(Bloomberg) — Oil just managed a weekly gain as an impasse in Washington over pandemic relief dimmed chances of an imminent boost to demand.
Futures in New York eased off a nine-month high alongside a broader market decline as bipartisan talks on another round of U.S. fiscal stimulus stalled. West Texas Intermediate rose less than 1% for the week. A pullback was largely expected after Brent’s rally above $50 earlier in the week, with a key technical benchmark settling in overbought territory on Thursday.
“The vaccine opens the way for a future where demand returns to normal, and that’s what the market’s looking at,” said Bob Yawger, director of the futures division at Mizuho Securities. “There will be some pain along the way, but the vaccine acts as a silver bullet.”
With the market outlook improving, U.S. crude futures have gained roughly 30% since the end of October. Global consumption of gasoline and diesel rose to a two-month high last week, according to an index compiled by Bloomberg, suggesting the impact of recent coronavirus lockdowns is waning. Buying by Chinese and Indian refiners also indicates Asian physical demand will likely remain supported for another month.
Still, there are some reasons to give pause, as the market this week shrugged off the second largest U.S. crude build on record. At the same time, oil price upside could be capped early next year as concerns of virus-related lockdowns and rifts in the Organization of Petroleum Exporting Countries present potential near-term headwinds, TD Securities wrote in a report.
“Crude oil markets have been making a strong recovery in the back-end of the year,” TD Securities commodity strategists including Bart Melek said in the report. “But while the balance of risks still points in an upward direction, crude is not immune to potential hiccups.”
- West Texas Intermediate for January delivery lost 21 cents to settle at $46.57 a barrel.
- Brent for February settlement declined 28 cents to end the session at $49.97 a barrel. The contract rose 1.5% this week
The market has taken the OPEC+ alliance’s recent decision to restore a small amount of output in January in stride, and the oil futures curve is signaling investors expect further gains in consumption. In the U.S., government data showed driving on U.S. highways increased last week, though it still remains off for this time of year.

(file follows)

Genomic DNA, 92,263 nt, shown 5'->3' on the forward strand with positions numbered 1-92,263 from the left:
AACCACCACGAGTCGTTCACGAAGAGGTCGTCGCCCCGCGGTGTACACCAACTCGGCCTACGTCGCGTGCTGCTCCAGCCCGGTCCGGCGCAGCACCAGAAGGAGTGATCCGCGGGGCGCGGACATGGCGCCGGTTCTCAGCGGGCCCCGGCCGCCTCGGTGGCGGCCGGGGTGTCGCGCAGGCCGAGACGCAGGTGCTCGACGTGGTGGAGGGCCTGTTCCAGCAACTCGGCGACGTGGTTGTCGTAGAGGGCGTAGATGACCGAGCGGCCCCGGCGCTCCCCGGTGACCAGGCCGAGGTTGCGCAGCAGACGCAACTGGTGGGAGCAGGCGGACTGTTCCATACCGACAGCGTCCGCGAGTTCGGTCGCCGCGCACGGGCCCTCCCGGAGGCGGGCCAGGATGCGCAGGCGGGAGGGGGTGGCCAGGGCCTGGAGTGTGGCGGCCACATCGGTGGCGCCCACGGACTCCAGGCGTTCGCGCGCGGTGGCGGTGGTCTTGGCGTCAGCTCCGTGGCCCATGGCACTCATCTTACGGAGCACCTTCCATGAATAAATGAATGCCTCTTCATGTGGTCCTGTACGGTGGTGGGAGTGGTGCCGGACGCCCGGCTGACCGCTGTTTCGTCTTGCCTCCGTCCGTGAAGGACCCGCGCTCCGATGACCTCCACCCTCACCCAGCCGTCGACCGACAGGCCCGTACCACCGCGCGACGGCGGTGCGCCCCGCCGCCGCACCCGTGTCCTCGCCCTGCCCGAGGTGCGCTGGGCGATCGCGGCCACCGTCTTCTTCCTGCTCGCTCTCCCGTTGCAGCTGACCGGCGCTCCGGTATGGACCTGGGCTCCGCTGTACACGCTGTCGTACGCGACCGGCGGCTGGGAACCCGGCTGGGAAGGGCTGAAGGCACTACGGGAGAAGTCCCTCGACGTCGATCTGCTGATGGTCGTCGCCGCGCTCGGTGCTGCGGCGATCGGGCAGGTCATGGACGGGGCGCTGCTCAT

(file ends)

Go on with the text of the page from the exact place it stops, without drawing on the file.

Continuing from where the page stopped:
But amid the recuperation in oil demand, a struggle over market share could give rise to more volatility in oil markets. It will be increasingly difficult for OPEC and its allies to walk the tightrope between volume and price, with the producer group looking to both increase revenue and prevent a sizable rebound in U.S. market share, S&P Global Platts head of analytics said in a webinar on Friday.
“After the feeding frenzy yesterday, everyone’s just taking a breath,” said Gary Cunningham, a director at Stamford, Connecticut-based Tradition Energy.
Other oil-market news:
- Equinor ASA plans to more than double its oil production in Russia after buying a stake in a Rosneft PJSC project in East Siberia.
- Saudi Aramco gave full contractual supplies of crude to at least six customers in Asia for January sales, according to refinery officials with knowledge of the information.
- The number of supertankers signaling the U.S. as their destination rose in the past week to the highest level since early September, according to ship-tracking data compiled by Bloomberg.
–With assistance from Jeffrey Bair, Sheela Tobben and Alex Longley.
© 2020 Bloomberg L.P.